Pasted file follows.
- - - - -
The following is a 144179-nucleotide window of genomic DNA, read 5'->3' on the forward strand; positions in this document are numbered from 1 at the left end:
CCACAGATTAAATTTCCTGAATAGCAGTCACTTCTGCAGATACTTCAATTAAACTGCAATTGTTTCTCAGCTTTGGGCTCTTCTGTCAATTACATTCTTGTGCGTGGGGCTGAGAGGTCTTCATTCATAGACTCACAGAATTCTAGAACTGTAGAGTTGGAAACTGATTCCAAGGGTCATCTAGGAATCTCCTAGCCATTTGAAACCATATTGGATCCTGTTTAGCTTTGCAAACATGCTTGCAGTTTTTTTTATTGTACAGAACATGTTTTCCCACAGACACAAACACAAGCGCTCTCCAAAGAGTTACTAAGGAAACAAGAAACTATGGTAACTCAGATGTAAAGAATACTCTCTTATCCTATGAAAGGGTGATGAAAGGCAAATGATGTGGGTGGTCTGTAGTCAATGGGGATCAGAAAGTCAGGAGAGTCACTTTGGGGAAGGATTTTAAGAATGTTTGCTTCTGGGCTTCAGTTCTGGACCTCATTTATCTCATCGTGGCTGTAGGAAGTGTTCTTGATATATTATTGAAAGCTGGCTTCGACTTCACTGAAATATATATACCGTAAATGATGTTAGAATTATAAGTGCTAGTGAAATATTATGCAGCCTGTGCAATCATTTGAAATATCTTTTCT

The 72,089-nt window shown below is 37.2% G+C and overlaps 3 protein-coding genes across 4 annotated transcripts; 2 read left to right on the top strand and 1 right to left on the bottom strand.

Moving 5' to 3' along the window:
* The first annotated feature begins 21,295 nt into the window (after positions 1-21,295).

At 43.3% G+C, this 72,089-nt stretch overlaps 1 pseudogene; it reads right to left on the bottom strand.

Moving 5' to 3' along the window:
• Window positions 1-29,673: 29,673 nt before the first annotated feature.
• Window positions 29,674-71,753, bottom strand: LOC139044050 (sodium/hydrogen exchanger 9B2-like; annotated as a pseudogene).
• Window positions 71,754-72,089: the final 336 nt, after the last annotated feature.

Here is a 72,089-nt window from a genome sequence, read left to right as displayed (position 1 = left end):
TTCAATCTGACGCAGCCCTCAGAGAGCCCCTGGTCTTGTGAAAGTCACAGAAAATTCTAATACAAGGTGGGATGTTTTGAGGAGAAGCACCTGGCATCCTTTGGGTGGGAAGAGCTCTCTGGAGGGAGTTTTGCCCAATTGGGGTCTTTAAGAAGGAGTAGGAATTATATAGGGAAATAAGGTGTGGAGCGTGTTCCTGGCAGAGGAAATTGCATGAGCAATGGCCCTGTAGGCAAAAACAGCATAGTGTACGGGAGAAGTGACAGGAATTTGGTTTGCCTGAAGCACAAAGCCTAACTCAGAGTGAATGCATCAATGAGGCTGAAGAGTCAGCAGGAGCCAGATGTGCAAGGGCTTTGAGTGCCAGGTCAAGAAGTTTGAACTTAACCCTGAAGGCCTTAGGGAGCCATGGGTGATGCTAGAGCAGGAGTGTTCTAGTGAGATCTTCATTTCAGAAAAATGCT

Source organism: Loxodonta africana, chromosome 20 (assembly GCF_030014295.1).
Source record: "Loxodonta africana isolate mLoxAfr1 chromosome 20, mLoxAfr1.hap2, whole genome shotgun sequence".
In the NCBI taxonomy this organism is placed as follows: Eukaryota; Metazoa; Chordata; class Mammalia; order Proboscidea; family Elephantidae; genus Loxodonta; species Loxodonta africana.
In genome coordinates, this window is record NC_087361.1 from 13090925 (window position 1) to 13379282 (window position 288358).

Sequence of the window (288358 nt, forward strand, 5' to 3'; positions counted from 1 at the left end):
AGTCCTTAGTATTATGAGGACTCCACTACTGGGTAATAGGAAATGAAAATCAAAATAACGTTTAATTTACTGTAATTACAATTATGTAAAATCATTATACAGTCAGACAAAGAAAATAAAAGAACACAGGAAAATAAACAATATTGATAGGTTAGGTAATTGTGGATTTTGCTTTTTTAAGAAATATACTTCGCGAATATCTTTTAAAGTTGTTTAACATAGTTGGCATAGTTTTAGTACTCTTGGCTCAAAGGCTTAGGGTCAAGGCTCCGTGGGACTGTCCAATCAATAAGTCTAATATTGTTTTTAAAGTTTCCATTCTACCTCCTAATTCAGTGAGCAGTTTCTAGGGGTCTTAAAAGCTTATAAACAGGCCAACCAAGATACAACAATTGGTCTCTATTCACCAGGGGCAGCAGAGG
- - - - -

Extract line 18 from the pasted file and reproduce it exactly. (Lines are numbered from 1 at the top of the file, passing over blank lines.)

AGTCCTTAGTATTATGAGGACTCCACTACTGGGTAATAGGAAATGAAAATCAAAATAACGTTTAATTTACTGTAATTACAATTATGTAAAATCATTATACAGTCAGACAAAGAAAATAAAAGAACACAGGAAAATAAACAATATTGATAGGTTAGGTAATTGTGGATTTTGCTTTTTTAAGAAATATACTTCGCGAATATCTTTTAAAGTTGTTTAACATAGTTGGCATAGTTTTAGTACTCTTGGCTCAAAGGCTTAGGGTCAAGGCTCCGTGGGACTGTCCAATCAATAAGTCTAATATTGTTTTTAAAGTTTCCATTCTACCTCCTAATTCAGTGAGCAGTTTCTAGGGGTCTTAAAAGCTTATAAACAGGCCAACCAAGATACAACAATTGGTCTCTATTCACCAGGGGCAGCAGAGG